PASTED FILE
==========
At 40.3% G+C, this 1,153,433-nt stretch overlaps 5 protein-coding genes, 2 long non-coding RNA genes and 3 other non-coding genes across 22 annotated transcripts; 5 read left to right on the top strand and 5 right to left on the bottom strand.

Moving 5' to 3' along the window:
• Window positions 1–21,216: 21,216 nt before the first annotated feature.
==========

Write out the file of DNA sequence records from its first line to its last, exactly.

At 40.3% G+C, this 1,153,433-nt stretch overlaps 5 protein-coding genes, 2 long non-coding RNA genes and 3 other non-coding genes across 22 annotated transcripts; 5 read left to right on the top strand and 5 right to left on the bottom strand.

Moving 5' to 3' along the window:
• Window positions 1–21,216: 21,216 nt before the first annotated feature.